Chaga cannot be grown in a lab like other medicinal mushrooms, rather, it grows only on living trees, primarily Birch. As demand for chaga increases, harvesters have a moral responsibility to protect this species from over-harvest and ultimately, extinction. Here I present an open source method to protect and encourage the proliferation of this crucial resource.

The process is simple. Chaga mycelium from the fresh chaga sclerotia, or fresh chaga fruit body, is cultured and isolated on petri dishes. Then it is transferred to an ideal sterile substrate such as Birch dowels. Once this substrate is fully colonized with chaga mycelium, the dowels are inserted into a drilled hole upon a living Birch tree and sealed with wax. Wait 6 years…

Here is an info-graphic from the Finnish Forest Association. The steps translate:  1. Mycelium growing in laboratory, 2. Planting to a birch, 3. Burl growing for 5-6 years, 4. Harvesting of the burls. Picture: Suomen Pakuri

There are a few companies in Europe already doing this. They are marketing their chaga mycelium inoculation service as a business investment to land owners, as a way to capitalize on their trees before selling them for firewood. They aren’t doing this from a conservation standpoint, in other words. Here’s a link to two sites:,minimum%20diameter%20of%2010%20cm.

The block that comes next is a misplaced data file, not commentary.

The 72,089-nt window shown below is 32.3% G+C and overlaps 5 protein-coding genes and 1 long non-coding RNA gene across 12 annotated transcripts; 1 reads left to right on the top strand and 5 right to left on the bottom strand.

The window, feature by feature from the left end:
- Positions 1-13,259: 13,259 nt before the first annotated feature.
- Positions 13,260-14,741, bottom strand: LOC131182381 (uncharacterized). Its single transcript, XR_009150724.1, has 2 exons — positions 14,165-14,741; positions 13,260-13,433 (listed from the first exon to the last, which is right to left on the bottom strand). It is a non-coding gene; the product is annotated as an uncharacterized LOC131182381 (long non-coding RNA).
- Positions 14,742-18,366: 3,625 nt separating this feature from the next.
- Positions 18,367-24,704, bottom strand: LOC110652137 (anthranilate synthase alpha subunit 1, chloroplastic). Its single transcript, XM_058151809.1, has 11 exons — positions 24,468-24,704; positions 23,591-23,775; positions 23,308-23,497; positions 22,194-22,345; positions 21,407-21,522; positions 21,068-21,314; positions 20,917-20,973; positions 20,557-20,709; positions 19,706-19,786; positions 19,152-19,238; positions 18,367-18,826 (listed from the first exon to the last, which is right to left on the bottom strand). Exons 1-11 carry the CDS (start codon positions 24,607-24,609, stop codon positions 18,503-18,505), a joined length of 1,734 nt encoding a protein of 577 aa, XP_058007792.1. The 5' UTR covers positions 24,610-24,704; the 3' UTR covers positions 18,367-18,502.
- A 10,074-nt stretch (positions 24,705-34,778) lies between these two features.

I contacted two of these prominent mycelium producers and requested any research, data, photos, or other information regarding the process. I wasn’t given any information and was informed there isn’t any long term research that’s been conducted on this process.

As it stands we are in year 1 of our research. I have successfully cultured the chaga mycelium onto petri dishes, transferred it to dowels, and inoculated living Birch trees. I am collecting GPS co-ordinates and making observations. Additionally I am marking and collecting data on other chaga specimens both harvested, partially harvested, and left intact to publish a long-term study on chaga’s life cycle and effect from harvesting. I will post updates here. Let’s share this information, and protect this precious organism.

Callen Troy Christensen